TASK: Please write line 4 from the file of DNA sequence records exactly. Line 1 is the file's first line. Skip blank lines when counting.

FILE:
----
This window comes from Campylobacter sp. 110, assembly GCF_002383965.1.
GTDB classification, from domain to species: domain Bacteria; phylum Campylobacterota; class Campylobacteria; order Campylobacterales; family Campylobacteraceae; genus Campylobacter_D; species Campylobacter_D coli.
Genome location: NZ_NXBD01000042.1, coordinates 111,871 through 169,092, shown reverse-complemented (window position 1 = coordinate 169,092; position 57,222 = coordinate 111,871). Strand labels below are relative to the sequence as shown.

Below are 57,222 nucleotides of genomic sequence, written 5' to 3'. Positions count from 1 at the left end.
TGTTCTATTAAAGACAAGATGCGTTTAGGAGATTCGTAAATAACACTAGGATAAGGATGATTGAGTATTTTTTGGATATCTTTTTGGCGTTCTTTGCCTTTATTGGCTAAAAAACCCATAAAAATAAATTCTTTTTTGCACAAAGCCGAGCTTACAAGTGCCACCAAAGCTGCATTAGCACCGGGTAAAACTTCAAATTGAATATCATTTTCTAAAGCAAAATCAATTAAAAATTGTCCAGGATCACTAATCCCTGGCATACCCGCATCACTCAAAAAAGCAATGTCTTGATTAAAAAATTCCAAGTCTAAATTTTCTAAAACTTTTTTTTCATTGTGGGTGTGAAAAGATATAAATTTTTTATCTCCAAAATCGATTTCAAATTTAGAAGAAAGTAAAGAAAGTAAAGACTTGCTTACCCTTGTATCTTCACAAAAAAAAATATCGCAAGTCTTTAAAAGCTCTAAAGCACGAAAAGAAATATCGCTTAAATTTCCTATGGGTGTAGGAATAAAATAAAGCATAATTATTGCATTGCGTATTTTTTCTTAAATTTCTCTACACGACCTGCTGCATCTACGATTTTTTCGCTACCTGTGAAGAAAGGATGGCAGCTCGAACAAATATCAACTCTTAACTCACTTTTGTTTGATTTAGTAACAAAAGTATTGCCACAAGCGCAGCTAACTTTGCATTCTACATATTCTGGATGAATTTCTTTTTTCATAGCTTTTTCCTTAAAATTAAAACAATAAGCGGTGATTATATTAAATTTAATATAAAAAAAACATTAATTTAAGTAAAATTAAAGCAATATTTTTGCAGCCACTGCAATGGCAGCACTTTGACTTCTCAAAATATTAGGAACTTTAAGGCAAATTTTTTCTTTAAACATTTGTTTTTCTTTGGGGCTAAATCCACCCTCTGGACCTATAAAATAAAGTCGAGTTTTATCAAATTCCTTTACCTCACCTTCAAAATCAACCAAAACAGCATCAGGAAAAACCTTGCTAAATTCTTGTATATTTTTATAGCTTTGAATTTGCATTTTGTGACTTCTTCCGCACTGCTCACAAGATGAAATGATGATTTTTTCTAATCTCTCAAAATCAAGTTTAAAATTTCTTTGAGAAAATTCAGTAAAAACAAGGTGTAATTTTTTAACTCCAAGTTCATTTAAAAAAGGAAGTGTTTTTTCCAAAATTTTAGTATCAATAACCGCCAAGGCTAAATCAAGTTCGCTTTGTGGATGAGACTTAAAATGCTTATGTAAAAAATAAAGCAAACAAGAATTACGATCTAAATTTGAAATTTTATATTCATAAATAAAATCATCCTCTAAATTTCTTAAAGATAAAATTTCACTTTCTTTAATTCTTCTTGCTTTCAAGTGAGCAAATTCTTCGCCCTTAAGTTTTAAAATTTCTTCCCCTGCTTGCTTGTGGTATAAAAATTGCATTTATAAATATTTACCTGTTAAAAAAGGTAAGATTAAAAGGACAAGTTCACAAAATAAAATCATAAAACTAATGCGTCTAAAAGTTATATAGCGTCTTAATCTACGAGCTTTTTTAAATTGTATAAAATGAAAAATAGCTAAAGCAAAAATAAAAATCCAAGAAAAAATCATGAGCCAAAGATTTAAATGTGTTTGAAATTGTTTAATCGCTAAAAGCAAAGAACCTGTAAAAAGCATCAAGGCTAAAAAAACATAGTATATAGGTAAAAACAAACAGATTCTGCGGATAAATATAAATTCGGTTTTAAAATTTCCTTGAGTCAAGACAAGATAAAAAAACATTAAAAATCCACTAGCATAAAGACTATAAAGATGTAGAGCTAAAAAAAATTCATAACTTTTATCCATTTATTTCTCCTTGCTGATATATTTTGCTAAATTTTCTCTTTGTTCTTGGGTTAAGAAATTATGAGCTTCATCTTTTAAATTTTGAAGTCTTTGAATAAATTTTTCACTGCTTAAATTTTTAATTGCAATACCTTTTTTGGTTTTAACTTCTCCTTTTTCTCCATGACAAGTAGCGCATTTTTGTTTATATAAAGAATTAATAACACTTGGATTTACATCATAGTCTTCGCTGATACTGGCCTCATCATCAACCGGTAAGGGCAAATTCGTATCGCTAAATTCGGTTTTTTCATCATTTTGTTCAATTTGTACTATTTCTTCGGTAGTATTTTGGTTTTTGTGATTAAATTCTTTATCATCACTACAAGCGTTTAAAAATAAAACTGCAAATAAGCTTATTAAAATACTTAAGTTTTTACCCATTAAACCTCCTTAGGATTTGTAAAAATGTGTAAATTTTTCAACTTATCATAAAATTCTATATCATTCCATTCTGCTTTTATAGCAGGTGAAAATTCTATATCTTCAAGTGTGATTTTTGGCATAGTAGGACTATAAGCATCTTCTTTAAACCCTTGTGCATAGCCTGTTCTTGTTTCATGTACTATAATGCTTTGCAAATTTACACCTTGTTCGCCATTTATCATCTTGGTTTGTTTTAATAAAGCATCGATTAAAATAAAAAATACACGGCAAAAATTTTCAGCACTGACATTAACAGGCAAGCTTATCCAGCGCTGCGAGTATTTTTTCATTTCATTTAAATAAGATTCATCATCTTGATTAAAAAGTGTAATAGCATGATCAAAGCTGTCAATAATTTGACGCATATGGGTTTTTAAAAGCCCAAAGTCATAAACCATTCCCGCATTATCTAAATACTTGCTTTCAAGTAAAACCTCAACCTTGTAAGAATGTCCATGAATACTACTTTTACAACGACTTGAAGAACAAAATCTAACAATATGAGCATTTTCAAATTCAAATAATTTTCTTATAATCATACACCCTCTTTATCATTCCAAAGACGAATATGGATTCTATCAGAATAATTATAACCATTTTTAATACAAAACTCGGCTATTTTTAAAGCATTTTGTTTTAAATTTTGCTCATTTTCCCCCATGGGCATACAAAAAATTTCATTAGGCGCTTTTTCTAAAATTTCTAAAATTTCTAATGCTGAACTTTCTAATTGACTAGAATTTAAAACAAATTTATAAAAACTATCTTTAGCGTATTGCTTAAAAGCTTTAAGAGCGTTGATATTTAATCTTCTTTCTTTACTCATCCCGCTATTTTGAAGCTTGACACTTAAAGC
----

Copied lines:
Below are 57,222 nucleotides of genomic sequence, written 5' to 3'. Positions count from 1 at the left end.